There were some specific themes as you flowed through the rooms that I picked up on despite my incapacitated state. This place could have used more of a curatorial/editorial eye for me, but damn it, it sure was organized. There was the salt and pepper nook (sorry for some of these being blurry; like I said, it was all a little much for me and so there were times my motor skills kind of failed):

bunnysaltandpepper
There were remnants of a baby bunny souvenir:

bunnypackage
remnants of a non-baby bunny loved one:

bunnyhoney
remnants of a non-baby bunny non-loved one, encrusted with pearls:

pearlbunny
then a complete pearl bunny suit:

pearlybunny
more bunny suits:

bunnysuited
a different kind of bunny suit:

bunnysuit
and then we were in the kitchen:

bunnydrawings
where there were tons more bunnies, including a baby Flemish Giant that was the size of a Jack Russell terrier.

bunnygiant
Yeah, these photos don’t really capture the feeling of being surrounded by over 30,000 bunnies. Maybe if I had used a wide-angle lens and stood on a ladder in the corner, I could have captured that feeling. Or maybe I would have fallen off the ladder into the bunny collection, never to be seen again.

A man’s day

You may have read some articles lately about how some really, really mad MRAs are really, really mad about the “damn political lecture” that is the new Mad Max movie.  Maybe you don’t know what an MRA is. Here’s a cartoon featuring two of them.

 

Published in: on May 31, 2015 at 8:35 am  Leave a Comment  
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Etiquette & superstition: not really dead soldiers

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I was going to go on this whole thing about how it’s a terrible idea to have Memorial Day at the end of May because everybody defaults to “Summer! Yeah!” rather than “Dead soldiers. Sad,” but the day was in fact established for decorating the graves of dead soldiers with flowers, and once upon a time we couldn’t get flowers year-round from Safeway or Trader Joe’s or wherever, so it actually makes sense to have the day during the part of the year when traditionally there have been flowers available. I’ll just shut up and not go on that whole thing.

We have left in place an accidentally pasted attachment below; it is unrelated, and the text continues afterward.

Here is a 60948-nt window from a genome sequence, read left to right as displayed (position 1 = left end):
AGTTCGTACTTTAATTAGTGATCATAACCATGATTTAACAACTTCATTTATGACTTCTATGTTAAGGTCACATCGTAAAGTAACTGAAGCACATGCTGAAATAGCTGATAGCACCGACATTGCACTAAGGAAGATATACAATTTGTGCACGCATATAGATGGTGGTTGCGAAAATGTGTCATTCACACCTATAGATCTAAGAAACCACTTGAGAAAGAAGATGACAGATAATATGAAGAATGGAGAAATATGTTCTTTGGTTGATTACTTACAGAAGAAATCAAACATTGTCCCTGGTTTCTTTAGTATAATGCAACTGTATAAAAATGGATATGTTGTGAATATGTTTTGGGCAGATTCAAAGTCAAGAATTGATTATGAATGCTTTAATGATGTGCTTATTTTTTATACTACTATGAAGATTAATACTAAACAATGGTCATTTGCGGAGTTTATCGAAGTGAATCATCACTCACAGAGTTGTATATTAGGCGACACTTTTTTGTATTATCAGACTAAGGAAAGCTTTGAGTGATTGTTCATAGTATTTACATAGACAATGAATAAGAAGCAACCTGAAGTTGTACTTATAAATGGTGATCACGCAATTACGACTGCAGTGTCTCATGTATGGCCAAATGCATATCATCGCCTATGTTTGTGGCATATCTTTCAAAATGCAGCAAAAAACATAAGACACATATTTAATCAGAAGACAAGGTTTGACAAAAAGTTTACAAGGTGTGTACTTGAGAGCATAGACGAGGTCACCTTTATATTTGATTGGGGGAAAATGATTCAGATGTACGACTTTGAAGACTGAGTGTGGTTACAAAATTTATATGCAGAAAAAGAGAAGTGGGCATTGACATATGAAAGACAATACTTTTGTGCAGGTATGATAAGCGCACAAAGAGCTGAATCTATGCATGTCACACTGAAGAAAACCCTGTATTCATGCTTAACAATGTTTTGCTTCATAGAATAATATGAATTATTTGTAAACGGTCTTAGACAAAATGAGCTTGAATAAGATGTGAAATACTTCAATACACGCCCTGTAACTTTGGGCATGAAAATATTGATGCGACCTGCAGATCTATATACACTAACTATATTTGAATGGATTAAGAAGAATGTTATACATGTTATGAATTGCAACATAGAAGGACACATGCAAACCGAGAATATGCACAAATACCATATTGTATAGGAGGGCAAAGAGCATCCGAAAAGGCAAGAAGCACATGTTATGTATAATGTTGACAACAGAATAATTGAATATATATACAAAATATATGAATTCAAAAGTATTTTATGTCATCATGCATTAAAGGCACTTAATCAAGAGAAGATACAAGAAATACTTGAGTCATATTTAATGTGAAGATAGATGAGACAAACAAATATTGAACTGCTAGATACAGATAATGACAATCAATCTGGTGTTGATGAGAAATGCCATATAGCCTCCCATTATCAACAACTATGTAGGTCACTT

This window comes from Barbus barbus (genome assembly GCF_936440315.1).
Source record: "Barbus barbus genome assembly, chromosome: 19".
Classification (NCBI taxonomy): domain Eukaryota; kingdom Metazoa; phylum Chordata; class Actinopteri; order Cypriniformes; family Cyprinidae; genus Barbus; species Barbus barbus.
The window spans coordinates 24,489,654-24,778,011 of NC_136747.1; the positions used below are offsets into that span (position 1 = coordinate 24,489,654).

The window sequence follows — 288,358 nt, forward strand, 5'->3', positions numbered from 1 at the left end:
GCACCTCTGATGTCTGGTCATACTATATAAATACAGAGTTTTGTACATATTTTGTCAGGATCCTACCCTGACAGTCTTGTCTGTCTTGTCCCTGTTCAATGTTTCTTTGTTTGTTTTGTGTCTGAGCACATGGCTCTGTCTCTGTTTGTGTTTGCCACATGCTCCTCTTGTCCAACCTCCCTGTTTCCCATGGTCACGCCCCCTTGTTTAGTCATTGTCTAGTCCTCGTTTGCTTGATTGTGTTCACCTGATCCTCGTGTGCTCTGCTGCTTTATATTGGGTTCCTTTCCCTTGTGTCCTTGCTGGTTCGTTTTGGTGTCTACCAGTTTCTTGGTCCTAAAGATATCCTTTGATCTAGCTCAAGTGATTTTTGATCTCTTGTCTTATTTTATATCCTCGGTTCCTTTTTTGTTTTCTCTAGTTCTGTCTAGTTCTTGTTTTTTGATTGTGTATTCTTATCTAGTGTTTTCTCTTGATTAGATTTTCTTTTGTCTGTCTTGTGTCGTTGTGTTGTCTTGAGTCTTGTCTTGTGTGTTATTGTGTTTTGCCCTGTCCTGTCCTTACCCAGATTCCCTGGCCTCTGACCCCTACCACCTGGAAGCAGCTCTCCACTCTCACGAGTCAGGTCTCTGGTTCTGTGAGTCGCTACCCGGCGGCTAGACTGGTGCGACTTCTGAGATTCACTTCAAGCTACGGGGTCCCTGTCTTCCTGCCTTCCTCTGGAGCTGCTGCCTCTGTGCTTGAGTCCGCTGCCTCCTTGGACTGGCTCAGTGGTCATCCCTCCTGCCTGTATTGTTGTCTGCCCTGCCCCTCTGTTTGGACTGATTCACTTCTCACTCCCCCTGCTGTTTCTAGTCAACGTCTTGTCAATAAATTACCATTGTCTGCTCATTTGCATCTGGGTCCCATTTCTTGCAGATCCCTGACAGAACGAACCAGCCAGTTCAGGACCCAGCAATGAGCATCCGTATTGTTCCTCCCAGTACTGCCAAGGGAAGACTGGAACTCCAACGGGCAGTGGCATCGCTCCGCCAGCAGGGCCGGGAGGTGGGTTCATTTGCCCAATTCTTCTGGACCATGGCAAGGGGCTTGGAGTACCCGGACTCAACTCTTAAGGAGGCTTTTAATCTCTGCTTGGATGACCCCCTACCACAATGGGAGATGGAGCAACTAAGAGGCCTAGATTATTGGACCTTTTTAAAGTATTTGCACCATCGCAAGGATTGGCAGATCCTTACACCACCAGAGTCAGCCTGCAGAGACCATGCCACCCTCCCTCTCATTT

ETIQUETTE: During a mock battle, war re-enactors have to balance their desire for authenticity with their desire to not get heatstroke. Reenactment styles vary by region and personal focus, but it is generally agreed that if you are wearing a wool uniform in the middle of summer on a sunny battlefield, it is acceptable to die under a shade-bearing tree, provided it seems natural for you to be fighting under that tree in the first place. A hat cocked over one’s eyes after a fatal hit is an alternative, as is screaming, “I don’t want to die! I don’t want to die!” and running off the battlefield. Seriously. It’s authentic.

Re-enactors seem to have strong and varied opinions about soldiers who die too quickly on the field vs. soldiers who are miraculous anonymous action heroes who survive with nary a scratch. To avoid issues of this sort, some societies have taken to assigning death times to participants via a card or token system. Don’t cheat if you have been assigned to die. It doesn’t work in real life, either.

SUPERSTITION: A Russian soldier’s name coming up on a list of war casualties by accident portends a long and happy life for that soldier, provided his family doesn’t kill him for upsetting them so much when they were told he’d fallen.

Photo by Woody Hibbard via Flickr